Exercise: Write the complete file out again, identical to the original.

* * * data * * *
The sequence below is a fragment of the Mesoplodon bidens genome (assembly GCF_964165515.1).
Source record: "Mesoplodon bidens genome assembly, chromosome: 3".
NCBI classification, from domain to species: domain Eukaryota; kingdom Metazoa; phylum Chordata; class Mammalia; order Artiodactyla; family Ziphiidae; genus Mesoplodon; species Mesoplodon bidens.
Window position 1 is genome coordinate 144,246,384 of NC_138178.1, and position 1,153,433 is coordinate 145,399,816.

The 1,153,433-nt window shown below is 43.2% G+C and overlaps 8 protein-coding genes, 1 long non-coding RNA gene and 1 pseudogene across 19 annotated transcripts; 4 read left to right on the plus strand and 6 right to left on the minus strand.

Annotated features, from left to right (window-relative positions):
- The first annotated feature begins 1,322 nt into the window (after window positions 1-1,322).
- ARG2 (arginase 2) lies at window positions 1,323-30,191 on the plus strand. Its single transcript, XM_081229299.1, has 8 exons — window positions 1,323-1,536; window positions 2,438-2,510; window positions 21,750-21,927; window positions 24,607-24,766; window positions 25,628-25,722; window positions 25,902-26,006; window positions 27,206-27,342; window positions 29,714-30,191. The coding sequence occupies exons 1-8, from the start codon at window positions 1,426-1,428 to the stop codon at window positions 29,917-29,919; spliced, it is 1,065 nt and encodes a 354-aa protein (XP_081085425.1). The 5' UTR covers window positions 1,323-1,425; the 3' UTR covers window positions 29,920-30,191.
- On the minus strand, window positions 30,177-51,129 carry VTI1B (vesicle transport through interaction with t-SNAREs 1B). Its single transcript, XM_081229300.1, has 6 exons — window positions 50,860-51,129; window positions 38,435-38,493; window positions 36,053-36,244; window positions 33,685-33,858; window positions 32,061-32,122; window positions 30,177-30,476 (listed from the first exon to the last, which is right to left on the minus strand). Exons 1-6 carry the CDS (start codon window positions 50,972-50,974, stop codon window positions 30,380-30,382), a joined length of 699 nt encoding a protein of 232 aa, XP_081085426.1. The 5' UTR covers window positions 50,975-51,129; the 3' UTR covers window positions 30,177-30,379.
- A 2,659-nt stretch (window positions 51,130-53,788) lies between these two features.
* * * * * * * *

The sequence below is a fragment of the Mesoplodon bidens genome (assembly GCF_964165515.1).
Source record: "Mesoplodon bidens genome assembly, chromosome: 3".
NCBI classification, from domain to species: domain Eukaryota; kingdom Metazoa; phylum Chordata; class Mammalia; order Artiodactyla; family Ziphiidae; genus Mesoplodon; species Mesoplodon bidens.
Window position 1 is genome coordinate 144,246,384 of NC_138178.1, and position 1,153,433 is coordinate 145,399,816.

The 1,153,433-nt window shown below is 43.2% G+C and overlaps 8 protein-coding genes, 1 long non-coding RNA gene and 1 pseudogene across 19 annotated transcripts; 4 read left to right on the plus strand and 6 right to left on the minus strand.

Annotated features, from left to right (window-relative positions):
- The first annotated feature begins 1,322 nt into the window (after window positions 1-1,322).
- ARG2 (arginase 2) lies at window positions 1,323-30,191 on the plus strand. Its single transcript, XM_081229299.1, has 8 exons — window positions 1,323-1,536; window positions 2,438-2,510; window positions 21,750-21,927; window positions 24,607-24,766; window positions 25,628-25,722; window positions 25,902-26,006; window positions 27,206-27,342; window positions 29,714-30,191. The coding sequence occupies exons 1-8, from the start codon at window positions 1,426-1,428 to the stop codon at window positions 29,917-29,919; spliced, it is 1,065 nt and encodes a 354-aa protein (XP_081085425.1). The 5' UTR covers window positions 1,323-1,425; the 3' UTR covers window positions 29,920-30,191.
- On the minus strand, window positions 30,177-51,129 carry VTI1B (vesicle transport through interaction with t-SNAREs 1B). Its single transcript, XM_081229300.1, has 6 exons — window positions 50,860-51,129; window positions 38,435-38,493; window positions 36,053-36,244; window positions 33,685-33,858; window positions 32,061-32,122; window positions 30,177-30,476 (listed from the first exon to the last, which is right to left on the minus strand). Exons 1-6 carry the CDS (start codon window positions 50,972-50,974, stop codon window positions 30,380-30,382), a joined length of 699 nt encoding a protein of 232 aa, XP_081085426.1. The 5' UTR covers window positions 50,975-51,129; the 3' UTR covers window positions 30,177-30,379.
- A 2,659-nt stretch (window positions 51,130-53,788) lies between these two features.